[210] Why have CM science and CBM delivery failed to achieve their full potential in the PPM delivery industry?

P Price

Monition, Bondhay Complex, Whitwell Common, Worksop, Nottinghamshire S80 3EH, UK  

Back in the mid-1970s, when first introduced to the concept of condition monitoring (CM) and condition-based maintenance (CBM), the expectation was that within very few years the practice of time-based planned preventative maintenance would be a thing of the past.
The developing CM technologies, the advancement in computing and a greater understanding of how equipment fails and the mechanisms needed to mitigate, reduce and eliminate the failure cause promised an end to traditional maintenance practices.
Jumping forward 40 years, we now live in a world where in everyday life equipment reliability is a given:

  • Cars start first time, whatever the weather, rarely break down and need only minor servicing;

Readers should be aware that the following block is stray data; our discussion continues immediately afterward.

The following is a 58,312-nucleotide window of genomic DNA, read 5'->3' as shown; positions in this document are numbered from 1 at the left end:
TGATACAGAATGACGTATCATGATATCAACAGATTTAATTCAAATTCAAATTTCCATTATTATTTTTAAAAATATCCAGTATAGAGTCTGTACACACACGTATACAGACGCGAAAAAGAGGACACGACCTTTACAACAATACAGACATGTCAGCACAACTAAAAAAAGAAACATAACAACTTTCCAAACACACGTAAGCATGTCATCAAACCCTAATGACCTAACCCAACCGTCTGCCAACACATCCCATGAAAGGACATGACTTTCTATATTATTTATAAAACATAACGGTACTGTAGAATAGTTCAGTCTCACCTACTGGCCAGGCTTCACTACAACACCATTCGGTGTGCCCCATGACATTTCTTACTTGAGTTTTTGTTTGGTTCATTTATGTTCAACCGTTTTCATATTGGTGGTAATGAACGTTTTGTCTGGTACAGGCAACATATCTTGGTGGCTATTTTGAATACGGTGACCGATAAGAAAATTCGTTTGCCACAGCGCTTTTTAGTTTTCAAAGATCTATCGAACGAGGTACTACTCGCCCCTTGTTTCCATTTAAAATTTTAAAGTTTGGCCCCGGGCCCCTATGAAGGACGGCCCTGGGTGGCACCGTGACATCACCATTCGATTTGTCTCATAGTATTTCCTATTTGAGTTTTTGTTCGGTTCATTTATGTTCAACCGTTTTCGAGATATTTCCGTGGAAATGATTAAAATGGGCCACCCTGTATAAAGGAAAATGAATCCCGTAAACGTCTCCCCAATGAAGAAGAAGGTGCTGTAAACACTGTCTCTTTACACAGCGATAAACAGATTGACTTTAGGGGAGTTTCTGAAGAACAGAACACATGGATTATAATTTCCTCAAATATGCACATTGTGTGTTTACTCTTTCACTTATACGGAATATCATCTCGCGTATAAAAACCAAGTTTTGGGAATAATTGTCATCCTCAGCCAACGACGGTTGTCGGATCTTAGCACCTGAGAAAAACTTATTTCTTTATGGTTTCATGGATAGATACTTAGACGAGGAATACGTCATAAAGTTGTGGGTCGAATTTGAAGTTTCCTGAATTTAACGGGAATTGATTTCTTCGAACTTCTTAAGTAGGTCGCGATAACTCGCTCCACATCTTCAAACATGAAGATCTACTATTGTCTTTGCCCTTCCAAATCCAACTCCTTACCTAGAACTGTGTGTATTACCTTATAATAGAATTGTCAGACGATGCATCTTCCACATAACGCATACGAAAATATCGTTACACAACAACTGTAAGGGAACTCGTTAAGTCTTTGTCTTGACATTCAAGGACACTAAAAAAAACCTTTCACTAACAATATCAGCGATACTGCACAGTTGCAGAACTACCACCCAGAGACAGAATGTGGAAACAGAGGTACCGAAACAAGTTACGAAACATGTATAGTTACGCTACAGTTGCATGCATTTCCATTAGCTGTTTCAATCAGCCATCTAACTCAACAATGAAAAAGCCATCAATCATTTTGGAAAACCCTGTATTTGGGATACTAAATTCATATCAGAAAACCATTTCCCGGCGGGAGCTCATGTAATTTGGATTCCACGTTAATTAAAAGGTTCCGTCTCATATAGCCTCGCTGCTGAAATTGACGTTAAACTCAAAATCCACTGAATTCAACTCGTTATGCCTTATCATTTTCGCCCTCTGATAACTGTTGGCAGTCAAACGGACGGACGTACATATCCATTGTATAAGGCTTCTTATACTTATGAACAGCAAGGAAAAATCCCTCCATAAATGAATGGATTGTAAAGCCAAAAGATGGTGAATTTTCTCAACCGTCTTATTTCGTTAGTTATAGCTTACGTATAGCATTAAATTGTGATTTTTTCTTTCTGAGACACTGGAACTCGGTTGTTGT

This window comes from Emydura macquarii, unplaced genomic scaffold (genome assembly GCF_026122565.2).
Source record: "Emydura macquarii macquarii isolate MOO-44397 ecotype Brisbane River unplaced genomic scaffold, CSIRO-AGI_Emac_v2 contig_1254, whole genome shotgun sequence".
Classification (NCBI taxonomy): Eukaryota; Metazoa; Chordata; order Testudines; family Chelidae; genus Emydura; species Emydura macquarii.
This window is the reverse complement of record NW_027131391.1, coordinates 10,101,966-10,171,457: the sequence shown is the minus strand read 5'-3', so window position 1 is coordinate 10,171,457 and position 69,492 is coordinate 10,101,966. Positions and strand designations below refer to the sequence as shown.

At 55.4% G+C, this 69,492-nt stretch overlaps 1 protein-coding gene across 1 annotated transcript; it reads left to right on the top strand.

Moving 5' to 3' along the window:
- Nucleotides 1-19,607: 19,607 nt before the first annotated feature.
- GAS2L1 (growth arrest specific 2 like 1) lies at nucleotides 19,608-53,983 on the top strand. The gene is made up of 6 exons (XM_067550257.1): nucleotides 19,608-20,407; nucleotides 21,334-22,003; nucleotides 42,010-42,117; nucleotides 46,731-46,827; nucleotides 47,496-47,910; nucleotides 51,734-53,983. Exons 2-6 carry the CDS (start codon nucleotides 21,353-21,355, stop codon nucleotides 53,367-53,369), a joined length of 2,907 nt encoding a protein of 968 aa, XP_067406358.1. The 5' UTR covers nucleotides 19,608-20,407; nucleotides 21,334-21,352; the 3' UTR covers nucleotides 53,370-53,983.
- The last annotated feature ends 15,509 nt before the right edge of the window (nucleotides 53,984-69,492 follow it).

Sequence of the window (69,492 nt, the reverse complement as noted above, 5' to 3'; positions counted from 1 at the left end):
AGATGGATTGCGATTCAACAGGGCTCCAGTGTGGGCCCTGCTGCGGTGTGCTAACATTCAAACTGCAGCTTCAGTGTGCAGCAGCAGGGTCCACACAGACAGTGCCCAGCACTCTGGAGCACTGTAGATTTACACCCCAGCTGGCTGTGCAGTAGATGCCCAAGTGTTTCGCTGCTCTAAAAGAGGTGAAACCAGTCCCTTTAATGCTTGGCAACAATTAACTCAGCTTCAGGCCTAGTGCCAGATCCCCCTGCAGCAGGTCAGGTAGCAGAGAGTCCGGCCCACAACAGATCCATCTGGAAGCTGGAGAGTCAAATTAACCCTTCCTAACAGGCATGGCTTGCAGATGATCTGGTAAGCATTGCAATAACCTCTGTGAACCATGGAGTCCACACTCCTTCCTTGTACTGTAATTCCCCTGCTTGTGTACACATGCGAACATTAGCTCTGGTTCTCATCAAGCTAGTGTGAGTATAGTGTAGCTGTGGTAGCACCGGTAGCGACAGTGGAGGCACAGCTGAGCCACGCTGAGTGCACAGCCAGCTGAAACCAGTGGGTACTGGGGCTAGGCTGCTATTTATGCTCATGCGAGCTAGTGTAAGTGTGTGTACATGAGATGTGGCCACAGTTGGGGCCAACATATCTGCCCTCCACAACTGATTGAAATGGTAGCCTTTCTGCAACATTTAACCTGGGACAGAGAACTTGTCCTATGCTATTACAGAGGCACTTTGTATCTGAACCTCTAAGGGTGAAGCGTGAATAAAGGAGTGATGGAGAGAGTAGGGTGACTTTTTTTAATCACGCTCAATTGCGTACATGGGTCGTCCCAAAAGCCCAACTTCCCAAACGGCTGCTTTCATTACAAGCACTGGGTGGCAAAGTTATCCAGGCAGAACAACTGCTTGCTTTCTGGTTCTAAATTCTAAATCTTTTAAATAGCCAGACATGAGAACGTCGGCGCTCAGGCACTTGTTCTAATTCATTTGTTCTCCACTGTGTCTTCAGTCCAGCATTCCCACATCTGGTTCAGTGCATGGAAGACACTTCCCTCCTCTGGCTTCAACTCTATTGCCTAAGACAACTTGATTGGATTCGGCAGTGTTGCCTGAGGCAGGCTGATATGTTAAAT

• TVs last forever; and

  • Domestic appliances come with a free ten-year guarantee. 

So why, after 40 years, do the vast majority of industries still work a predominantly time-based, ‘take it apart to find out how/why it’s still working’ planned preventative maintenance-based maintenance strategy.
Why, after 40+ years, do we still have to make the argument, in many cases unsuccessfully, for a CM-based, CBM strategy?
Why do we still have to try to convince industry that it is better to gear the maintenance department to identify and eliminate the failure causes rather than to have an efficient process for managing failure and its consequences?  
The paper will attempt, based on the author’s extensive experience in the CM industry, to provide insight, answers and solutions these questions.